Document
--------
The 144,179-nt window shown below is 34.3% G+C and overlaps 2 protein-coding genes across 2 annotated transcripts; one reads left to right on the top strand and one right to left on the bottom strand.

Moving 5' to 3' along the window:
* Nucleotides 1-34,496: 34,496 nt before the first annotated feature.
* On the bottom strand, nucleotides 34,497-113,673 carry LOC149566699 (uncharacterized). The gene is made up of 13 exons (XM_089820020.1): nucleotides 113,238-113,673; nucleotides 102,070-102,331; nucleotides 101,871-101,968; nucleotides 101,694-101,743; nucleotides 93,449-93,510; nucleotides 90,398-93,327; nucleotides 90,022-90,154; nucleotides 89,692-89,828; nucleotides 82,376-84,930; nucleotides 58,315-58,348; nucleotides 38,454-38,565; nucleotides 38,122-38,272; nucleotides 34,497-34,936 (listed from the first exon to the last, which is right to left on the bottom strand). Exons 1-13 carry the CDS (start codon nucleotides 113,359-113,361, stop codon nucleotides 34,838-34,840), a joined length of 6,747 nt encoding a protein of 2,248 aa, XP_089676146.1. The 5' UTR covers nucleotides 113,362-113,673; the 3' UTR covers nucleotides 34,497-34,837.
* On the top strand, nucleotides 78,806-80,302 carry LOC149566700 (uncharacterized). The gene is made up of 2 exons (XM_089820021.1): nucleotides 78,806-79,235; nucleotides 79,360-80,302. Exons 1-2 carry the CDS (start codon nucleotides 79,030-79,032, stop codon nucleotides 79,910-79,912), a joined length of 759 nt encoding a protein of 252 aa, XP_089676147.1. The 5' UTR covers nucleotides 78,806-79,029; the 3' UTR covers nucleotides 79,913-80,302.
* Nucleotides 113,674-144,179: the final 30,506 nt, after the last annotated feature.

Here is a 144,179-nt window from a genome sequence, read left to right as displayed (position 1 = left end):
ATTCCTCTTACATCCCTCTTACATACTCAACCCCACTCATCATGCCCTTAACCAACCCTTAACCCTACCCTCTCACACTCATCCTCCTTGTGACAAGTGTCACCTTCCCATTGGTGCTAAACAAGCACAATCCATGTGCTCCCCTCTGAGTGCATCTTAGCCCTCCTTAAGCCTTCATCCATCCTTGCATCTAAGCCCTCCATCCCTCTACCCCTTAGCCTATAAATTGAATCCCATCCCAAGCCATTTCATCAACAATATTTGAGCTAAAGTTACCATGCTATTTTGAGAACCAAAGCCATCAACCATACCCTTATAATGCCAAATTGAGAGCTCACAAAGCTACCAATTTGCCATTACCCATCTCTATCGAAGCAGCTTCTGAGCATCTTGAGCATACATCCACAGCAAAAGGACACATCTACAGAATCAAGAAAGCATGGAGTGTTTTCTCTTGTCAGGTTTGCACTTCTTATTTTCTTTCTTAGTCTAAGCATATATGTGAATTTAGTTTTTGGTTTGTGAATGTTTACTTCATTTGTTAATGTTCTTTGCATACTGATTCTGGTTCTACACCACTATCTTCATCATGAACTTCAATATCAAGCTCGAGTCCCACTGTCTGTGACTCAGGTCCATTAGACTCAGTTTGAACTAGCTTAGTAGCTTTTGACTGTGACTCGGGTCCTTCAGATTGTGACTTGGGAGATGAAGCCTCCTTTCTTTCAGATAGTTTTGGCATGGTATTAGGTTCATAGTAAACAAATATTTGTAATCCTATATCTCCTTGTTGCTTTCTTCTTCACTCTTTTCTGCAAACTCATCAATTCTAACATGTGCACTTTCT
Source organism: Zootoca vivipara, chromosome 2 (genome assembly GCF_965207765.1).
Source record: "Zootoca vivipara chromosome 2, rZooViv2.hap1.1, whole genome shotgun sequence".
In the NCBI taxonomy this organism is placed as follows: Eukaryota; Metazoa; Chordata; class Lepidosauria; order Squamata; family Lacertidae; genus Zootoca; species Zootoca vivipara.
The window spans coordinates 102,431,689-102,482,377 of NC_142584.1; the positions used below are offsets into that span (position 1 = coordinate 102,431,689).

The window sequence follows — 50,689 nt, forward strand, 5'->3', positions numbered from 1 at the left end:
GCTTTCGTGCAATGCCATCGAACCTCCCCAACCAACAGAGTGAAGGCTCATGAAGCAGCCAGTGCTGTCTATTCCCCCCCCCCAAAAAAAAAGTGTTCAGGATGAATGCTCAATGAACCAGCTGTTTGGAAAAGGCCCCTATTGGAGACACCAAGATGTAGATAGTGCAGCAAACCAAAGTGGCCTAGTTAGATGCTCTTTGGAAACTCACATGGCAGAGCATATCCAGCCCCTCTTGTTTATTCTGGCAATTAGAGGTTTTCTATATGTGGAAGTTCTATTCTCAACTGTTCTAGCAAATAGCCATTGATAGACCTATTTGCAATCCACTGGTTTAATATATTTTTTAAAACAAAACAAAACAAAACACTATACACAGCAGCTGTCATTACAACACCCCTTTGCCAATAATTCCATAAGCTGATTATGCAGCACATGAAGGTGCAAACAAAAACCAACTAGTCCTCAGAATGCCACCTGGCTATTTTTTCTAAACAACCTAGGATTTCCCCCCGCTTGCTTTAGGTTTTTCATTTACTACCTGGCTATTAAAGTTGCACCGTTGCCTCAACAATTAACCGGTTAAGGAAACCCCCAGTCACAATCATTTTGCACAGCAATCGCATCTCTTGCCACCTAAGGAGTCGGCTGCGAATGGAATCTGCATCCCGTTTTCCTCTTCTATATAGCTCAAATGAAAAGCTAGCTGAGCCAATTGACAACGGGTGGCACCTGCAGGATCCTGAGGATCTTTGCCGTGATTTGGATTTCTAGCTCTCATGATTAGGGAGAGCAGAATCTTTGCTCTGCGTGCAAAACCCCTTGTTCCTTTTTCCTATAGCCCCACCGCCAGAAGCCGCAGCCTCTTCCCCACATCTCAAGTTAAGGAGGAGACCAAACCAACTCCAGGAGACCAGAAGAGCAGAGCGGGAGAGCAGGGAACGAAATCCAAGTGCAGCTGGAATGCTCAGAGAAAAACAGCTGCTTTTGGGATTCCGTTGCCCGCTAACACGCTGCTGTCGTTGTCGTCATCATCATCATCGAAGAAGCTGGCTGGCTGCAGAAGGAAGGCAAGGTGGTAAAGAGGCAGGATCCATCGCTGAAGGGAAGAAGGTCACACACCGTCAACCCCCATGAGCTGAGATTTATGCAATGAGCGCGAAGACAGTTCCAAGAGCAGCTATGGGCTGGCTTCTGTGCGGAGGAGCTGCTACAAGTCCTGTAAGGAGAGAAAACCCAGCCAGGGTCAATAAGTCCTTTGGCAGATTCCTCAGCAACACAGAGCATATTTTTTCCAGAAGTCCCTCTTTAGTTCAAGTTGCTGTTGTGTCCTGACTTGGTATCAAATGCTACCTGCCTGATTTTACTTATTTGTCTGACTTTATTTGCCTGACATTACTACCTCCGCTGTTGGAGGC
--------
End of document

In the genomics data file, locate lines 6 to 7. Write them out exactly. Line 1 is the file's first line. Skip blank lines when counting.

* Nucleotides 113,674-144,179: the final 30,506 nt, after the last annotated feature.

Here is a 144,179-nt window from a genome sequence, read left to right as displayed (position 1 = left end):